The difference between grass-fed and normal beef (or ‘conventional beef’) is a popular debate among health-conscious consumers.
For years, nutritionists have wondered how their differing production methods and nutrition profiles affect human health. Does the way cows are fed really affect their nutrient composition? Does consuming mass-produced beef make a difference?
Today, Meatse is here to shed light on what sets them apart. We’ll cover all aspects of the debate, from the benefits of grass-fed beef to the definition of concentrated animal feeding operations,
So stick around to discover the true difference between grass-fed and normal beef.
What is grass-fed beef?
Although the term ‘grass-fed’ sounds fairly self-explanatory, it has multiple meanings depending on the animal-rearing system and country.
In the UK, for example, ‘grass-fed beef’ refers to cattle grazed on natural pasture for most of their lives. However, some farmers may feed their cattle other less natural feeds (such as cereals or the by-products of human food manufacturing) closer to slaughter.
This differs from normal or ‘conventional’ beef fed on a grain-based diet.
What is normal beef?
Normal beef, also called conventional beef, comes from cows that are initially grass-fed but then transitioned to a grain-based diet in feedlots. These concentrated animal feeding operations (CAFOs) are designed to fatten the animals quickly before slaughter.
Grain-fed cows are typically given a diet primarily of corn and soy to expedite growth. Particularly in the USA, these cows are also given antibiotics, hormones and drugs for at least 60 days before slaughter to maximise weight gain.
Why are CAFOs bad?
Several scientific studies have detailed the negative effects of this rearing process, with the Scientific Committee on Veterinary Measures Relating to Public Health (SCV MPH) determining that at least one of the six hormones used in grain-fed beef production is a cancer-causing carcinogenic.
Luckily, the UK has some of the most stringent regulations on animal production. It varies on a farm-to-farm basis, but growth hormones have been banned since 1989 in Europe.
Despite this, according to The Bureau of Investigative Journalism, there are over 789 mega-farms (or CAFOs) in the UK, with at least three units used to rear beef.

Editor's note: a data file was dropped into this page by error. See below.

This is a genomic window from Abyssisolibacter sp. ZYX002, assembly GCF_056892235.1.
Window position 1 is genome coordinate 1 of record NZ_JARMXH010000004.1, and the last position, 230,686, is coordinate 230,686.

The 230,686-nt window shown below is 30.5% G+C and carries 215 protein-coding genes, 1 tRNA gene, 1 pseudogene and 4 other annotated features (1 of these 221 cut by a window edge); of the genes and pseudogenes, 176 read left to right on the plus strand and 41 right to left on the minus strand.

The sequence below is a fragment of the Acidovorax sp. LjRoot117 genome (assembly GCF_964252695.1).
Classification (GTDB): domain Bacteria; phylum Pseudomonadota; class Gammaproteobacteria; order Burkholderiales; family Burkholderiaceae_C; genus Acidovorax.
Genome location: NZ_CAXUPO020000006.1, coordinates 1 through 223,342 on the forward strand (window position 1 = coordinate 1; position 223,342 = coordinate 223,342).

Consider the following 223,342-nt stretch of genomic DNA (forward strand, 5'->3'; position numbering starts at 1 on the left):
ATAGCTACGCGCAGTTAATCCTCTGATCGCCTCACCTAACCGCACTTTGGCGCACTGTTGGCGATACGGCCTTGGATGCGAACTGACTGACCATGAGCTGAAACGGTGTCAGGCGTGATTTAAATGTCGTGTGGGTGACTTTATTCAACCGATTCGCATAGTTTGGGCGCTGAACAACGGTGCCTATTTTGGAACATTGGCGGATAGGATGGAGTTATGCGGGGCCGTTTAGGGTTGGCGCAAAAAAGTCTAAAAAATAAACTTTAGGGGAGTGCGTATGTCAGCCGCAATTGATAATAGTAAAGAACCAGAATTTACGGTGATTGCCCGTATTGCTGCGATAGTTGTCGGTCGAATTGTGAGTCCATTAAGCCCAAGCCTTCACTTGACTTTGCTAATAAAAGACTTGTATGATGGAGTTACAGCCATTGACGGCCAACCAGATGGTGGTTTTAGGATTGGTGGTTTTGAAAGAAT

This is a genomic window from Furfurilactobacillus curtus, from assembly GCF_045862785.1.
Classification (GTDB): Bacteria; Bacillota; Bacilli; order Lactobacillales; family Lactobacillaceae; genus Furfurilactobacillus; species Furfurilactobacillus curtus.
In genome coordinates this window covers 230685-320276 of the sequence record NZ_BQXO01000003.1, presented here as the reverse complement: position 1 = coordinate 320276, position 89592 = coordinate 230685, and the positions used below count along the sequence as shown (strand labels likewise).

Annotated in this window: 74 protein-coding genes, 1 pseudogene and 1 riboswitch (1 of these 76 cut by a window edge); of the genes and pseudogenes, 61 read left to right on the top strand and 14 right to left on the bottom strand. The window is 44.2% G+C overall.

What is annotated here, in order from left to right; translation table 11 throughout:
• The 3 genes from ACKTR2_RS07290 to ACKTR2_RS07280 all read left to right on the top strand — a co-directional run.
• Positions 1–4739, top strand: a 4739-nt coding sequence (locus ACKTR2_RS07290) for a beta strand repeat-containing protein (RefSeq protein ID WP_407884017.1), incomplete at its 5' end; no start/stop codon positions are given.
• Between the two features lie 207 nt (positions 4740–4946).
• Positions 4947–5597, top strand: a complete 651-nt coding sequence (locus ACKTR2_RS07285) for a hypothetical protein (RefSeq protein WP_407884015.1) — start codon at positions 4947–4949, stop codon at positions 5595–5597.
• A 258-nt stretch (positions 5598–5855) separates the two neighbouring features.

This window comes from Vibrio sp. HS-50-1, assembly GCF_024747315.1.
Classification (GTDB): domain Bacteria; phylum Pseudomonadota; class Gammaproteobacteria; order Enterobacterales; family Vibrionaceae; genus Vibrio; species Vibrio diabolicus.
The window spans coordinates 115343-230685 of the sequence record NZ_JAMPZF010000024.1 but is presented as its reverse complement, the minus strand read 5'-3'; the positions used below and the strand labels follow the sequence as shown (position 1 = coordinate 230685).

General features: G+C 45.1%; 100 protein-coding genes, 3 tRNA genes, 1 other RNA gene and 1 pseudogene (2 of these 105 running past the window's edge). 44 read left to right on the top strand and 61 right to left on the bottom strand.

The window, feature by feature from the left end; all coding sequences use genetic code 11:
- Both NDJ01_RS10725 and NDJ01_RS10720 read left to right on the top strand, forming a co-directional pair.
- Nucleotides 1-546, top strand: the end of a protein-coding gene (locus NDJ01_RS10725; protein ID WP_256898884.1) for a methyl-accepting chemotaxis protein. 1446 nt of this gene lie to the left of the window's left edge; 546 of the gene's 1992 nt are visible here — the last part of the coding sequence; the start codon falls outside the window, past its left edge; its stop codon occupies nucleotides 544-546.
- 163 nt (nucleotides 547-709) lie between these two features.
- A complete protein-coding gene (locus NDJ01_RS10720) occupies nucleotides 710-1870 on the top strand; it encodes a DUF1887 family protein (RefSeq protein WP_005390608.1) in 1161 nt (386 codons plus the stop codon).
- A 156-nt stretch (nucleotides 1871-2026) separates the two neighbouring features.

The use of CAFOs is strongly discouraged by animal welfare activists, who say that muddy conditions, poor handling and heat stress can distress the animal, breed disease among livestock and have a disastrous effect on the environment.
What are the benefits of grass-fed beef?
As well as being more ethical than grain-fed beef, grass-fed beef is also more nutritious: but how?
1. Fewer Calories
Grass-fed or ‘forage-feeding’ cattle have fewer calories on a gram-for-gram basis. (Elswyk and McNeil, 2014)
2. Less Monounsaturated Fat
Grass-fed beef results in a leaner product with less monounsaturated fat than conventional beef. While monounsaturated fat is healthy in small amounts, too much can lead to weight gain. (Elswyk and McNeil, 2014)
3. More Omega-3
Research from Harvard University has shown that Omega-3 is a fatty acid thought to prevent heart disease, strokes and play a protective role against cancer.
Luckily, grass-fed beef contains much more Omega-3 than conventional beef due to its presence in the grass. (McAfee et al., 2011)
4. Higher in Vitamins
Vitamin A is important for the immune system, growth and development, and Vitamin B helps you release energy from proteins and fats.
Studies suggest that grass-fed beef elevates levels of Vitamin A and B, as well as cancer-fighting antioxidants such as glutathione (GT) and superoxide dismutase (SOD). (Dayley et al., 2010)
5. Richer in Antioxidants
Grass-fed beef has higher levels of antioxidants than grain-fed beef. (Descalzo et al., 2007)